Ontario's minimum wage just went up. Here's what you need to know
Nearly a million minimum wage earners in Ontario got a pay bump today.
On Oct. 1, Ontario's minimum wage, the lowest wage employers are permitted to pay their workers per hour, rose from $15.50 to $16.55, a 6.8 per cent increase.
For a person earning the general minimum wage and working 40 hours a week, that equates to an annual raise of about $2,200.
Here's what you need to know about the new minimum wage:
WHO IS ELIGIBLE FOR THE PAY BUMP?
Almost all workers in Ontario are eligible for minimum wage.
An estimated 900,000 employees received the increase Sunday, according to Ontario's Ministry of Labour, spanning a number of employment types. Full-time, part-time, and casual employees are all eligible, alongside those paid an hourly rate, a piece rate, a flat rate, by commission, or by salary.
A list of select jobs exempt from the minimum wage provisions can be found on the Ontario government’s website.
WHAT IF I’M MID-WAY THROUGH A PAY PERIOD ON OCT. 1?
If a pay increase occurs partway through your pay period, the province says that “the pay period will be treated as if it were two separate pay periods and the employee will be entitled to at least the minimum wage that applies in each of those periods.”
WHAT ABOUT SPECIAL MINIMUM WAGES?
The student minimum wage, which applies to people under the age of 18 who work 28 hours a week or less when school is in session or during summer holidays, will see an hourly increase of $1, from $14.60 to $15.60.
Homeworkers, who do paid work out of their own homes for employers, will see a minimum wage increase of $1.15, from $17.05 to $18.20.
Hunting, fishing, and wilderness guides will go from $77.60 to $82.85 per day when working less than five consecutive hours in a day, and $155.25 to $165.75 per day when working five or more hours in a day.
HOW HAS THE MINIMUM WAGE CHANGED IN RECENT YEARS?
A $15 minimum wage was to take effect by 2019 in a plan developed by the previous Liberal government but Premier Doug Ford suspended that when he took office.
The province announced in 2021 that it would be boosting the minimum wage from $14.35 to $15 in January 2022. It was further bumped from $15 to $15.50 in October 2022.
Some labour advocates have called for the province to introduce a $20 minimum wage in Ontario.
“If Premier Ford had not canceled both the increase to $15 that was set for January 2019 and the cost of living adjustments for two years, we’d be much closer with a $17.95 minimum wage this year,” the Workers Action Centre wrote in a post back in March, when Sunday’s increase was first announced.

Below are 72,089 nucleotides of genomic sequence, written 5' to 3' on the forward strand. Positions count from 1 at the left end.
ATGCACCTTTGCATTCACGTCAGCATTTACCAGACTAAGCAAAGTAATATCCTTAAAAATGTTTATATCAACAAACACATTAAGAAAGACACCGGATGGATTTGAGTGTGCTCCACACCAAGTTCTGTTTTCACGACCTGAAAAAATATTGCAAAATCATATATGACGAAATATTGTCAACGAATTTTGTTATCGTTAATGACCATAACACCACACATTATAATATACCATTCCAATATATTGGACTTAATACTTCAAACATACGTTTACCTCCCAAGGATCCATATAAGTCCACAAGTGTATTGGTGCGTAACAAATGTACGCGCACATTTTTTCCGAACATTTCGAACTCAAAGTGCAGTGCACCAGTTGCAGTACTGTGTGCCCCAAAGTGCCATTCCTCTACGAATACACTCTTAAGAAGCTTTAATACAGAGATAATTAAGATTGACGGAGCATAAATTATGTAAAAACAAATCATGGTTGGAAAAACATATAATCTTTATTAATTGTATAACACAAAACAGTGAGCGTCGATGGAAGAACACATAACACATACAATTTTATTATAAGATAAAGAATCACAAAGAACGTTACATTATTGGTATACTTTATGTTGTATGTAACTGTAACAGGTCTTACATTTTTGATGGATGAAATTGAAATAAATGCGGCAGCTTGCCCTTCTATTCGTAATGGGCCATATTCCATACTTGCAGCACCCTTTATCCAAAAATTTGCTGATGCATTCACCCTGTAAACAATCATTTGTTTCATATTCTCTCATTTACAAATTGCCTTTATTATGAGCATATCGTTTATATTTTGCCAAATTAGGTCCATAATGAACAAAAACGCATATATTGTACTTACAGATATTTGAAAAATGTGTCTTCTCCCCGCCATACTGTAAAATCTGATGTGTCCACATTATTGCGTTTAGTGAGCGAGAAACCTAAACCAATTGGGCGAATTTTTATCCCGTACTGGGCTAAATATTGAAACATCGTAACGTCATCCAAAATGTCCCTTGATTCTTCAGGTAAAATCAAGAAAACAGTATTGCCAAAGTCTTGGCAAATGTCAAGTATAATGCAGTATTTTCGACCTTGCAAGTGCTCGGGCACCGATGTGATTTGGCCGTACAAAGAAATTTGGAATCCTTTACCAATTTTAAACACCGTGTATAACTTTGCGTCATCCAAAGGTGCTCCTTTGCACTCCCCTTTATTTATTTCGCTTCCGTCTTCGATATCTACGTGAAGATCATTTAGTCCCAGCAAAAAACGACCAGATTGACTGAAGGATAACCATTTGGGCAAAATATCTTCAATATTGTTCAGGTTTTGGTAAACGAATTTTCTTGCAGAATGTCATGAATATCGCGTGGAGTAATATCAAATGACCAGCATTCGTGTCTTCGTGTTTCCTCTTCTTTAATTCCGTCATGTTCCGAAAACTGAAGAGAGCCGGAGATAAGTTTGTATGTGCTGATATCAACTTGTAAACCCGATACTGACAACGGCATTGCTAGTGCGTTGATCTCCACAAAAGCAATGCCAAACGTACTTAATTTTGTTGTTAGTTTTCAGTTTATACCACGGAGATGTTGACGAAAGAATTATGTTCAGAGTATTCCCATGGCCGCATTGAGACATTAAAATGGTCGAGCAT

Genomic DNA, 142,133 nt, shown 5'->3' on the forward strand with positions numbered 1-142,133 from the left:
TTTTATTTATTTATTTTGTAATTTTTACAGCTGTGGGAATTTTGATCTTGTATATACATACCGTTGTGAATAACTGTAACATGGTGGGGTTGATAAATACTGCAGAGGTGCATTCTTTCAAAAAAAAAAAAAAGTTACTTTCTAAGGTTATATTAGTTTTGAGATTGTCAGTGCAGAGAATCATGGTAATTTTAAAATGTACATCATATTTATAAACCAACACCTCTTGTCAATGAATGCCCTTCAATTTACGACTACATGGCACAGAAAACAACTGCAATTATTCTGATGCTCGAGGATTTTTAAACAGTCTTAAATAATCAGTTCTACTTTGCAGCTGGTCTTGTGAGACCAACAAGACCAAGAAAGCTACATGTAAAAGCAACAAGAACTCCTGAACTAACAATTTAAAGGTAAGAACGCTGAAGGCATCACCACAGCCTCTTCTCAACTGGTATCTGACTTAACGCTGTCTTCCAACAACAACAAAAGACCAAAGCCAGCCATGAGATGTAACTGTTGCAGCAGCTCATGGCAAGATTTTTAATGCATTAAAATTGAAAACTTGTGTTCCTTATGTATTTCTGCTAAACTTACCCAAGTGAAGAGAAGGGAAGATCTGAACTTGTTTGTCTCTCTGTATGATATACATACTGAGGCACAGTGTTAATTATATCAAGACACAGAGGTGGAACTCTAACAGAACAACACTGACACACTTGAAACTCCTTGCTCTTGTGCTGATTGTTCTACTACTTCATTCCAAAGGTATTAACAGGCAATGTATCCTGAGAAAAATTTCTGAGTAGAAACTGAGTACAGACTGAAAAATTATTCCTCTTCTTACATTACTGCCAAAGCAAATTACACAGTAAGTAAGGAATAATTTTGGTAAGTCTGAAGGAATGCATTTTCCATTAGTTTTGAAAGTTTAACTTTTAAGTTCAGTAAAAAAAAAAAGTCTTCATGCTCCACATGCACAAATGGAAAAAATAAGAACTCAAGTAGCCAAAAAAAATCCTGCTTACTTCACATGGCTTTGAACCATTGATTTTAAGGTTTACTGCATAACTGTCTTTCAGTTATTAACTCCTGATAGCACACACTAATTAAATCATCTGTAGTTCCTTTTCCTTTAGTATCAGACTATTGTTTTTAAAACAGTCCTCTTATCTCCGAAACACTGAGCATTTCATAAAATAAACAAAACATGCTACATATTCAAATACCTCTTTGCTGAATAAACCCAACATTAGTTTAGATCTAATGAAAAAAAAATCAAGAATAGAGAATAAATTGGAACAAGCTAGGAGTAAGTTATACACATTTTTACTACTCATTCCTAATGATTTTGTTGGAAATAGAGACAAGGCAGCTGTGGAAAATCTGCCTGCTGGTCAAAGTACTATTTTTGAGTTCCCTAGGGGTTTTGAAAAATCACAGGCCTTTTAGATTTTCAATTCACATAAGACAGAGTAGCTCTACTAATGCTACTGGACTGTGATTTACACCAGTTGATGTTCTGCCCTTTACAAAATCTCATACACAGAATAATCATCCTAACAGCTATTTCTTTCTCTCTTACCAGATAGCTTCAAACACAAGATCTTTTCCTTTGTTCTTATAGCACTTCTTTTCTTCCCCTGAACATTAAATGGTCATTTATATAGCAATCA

WILL ONTARIO’S MINIMUM WAGE INCREASE IN 2024?
According to the province, minimum wage rates stand to increase annually on Oct. 1. The province says that if new rates are to come into effect on Oct. 1, 2024, they will publicly announce so on or before April 1, 2024.
WHAT DOES THE BUSINESS COMMUNITY THINK?
The Ontario Chamber of Commerce said it is supportive of scheduled minimum wage increases tied to inflation rates as it “allows businesses time to prepare.”
“We support the principle of fair compensation and scheduled wage increases that are planned and done in close consultation with the business community so that businesses have time to plan and implement the changes,” Daniel Safayeni, the chamber’s vice-president of policy said in a written statement.
“We acutely recognize the affordability challenges faced by many workers who are struggling with the escalating cost of living. Ensuring the minimum wage keeps pace with rising inflation will help, in part, address affordability challenges at a time when Ontario is experiencing a record pace of net interprovincial migration losses.”
The statement went on to say that “amidst declining productivity,” wage increases must be accompanied by “greater investments from both the public and private sectors” to boost “productive capacity” and improve living standards for the residents of the province.
WHAT IS THE MINIMUM WAGE IN OTHER PARTS OF CANADA?
One province and one territory have higher minimum wage rates than Ontario. In B.C., the minimum wage is now $16.75 per hour and in the Yukon, it is $16.77.
Saskatchewan and New Brunswick have the lowest minimum wage rates at $14 and $14.75 respectively. Nova Scotia, Prince Edward Island, Alberta, and Newfoundland and Labrador have all set the minimum wage at $15 per hour.
In Quebec, the lowest amount of money workers can be paid is $15.25 per hour, $0.05 lower than Manitoba’s minimum wage of $15.30. Nunavut has set its minimum wage at $16 per hour and in the Northwest Territories, the minimum wage is $16.05.